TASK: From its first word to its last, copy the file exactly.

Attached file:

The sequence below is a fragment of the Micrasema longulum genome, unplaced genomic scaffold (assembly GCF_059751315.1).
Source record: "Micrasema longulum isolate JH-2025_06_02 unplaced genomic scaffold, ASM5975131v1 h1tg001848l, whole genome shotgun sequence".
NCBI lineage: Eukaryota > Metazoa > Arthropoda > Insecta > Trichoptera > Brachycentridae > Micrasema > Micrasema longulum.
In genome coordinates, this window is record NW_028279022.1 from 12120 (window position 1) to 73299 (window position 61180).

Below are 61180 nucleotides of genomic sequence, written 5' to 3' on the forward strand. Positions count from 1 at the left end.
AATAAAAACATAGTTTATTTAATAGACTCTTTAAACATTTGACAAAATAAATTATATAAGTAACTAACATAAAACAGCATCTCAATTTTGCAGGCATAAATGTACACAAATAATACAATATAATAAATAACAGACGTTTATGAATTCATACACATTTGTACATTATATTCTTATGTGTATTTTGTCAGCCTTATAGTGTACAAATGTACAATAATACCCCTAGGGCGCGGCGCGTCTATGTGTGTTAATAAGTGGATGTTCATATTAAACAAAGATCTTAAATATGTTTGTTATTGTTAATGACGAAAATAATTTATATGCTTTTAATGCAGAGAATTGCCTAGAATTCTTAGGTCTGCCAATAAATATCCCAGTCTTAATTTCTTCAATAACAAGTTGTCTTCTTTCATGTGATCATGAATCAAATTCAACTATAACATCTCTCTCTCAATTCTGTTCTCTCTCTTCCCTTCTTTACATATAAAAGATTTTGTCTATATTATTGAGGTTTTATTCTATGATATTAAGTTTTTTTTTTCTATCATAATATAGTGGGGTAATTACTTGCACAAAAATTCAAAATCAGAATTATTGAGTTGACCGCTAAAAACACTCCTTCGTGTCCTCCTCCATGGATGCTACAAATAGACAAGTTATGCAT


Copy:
The sequence below is a fragment of the Micrasema longulum genome, unplaced genomic scaffold (assembly GCF_059751315.1).
Source record: "Micrasema longulum isolate JH-2025_06_02 unplaced genomic scaffold, ASM5975131v1 h1tg001848l, whole genome shotgun sequence".
NCBI lineage: Eukaryota > Metazoa > Arthropoda > Insecta > Trichoptera > Brachycentridae > Micrasema > Micrasema longulum.
In genome coordinates, this window is record NW_028279022.1 from 12120 (window position 1) to 73299 (window position 61180).

Below are 61180 nucleotides of genomic sequence, written 5' to 3' on the forward strand. Positions count from 1 at the left end.
AATAAAAACATAGTTTATTTAATAGACTCTTTAAACATTTGACAAAATAAATTATATAAGTAACTAACATAAAACAGCATCTCAATTTTGCAGGCATAAATGTACACAAATAATACAATATAATAAATAACAGACGTTTATGAATTCATACACATTTGTACATTATATTCTTATGTGTATTTTGTCAGCCTTATAGTGTACAAATGTACAATAATACCCCTAGGGCGCGGCGCGTCTATGTGTGTTAATAAGTGGATGTTCATATTAAACAAAGATCTTAAATATGTTTGTTATTGTTAATGACGAAAATAATTTATATGCTTTTAATGCAGAGAATTGCCTAGAATTCTTAGGTCTGCCAATAAATATCCCAGTCTTAATTTCTTCAATAACAAGTTGTCTTCTTTCATGTGATCATGAATCAAATTCAACTATAACATCTCTCTCTCAATTCTGTTCTCTCTCTTCCCTTCTTTACATATAAAAGATTTTGTCTATATTATTGAGGTTTTATTCTATGATATTAAGTTTTTTTTTTCTATCATAATATAGTGGGGTAATTACTTGCACAAAAATTCAAAATCAGAATTATTGAGTTGACCGCTAAAAACACTCCTTCGTGTCCTCCTCCATGGATGCTACAAATAGACAAGTTATGCAT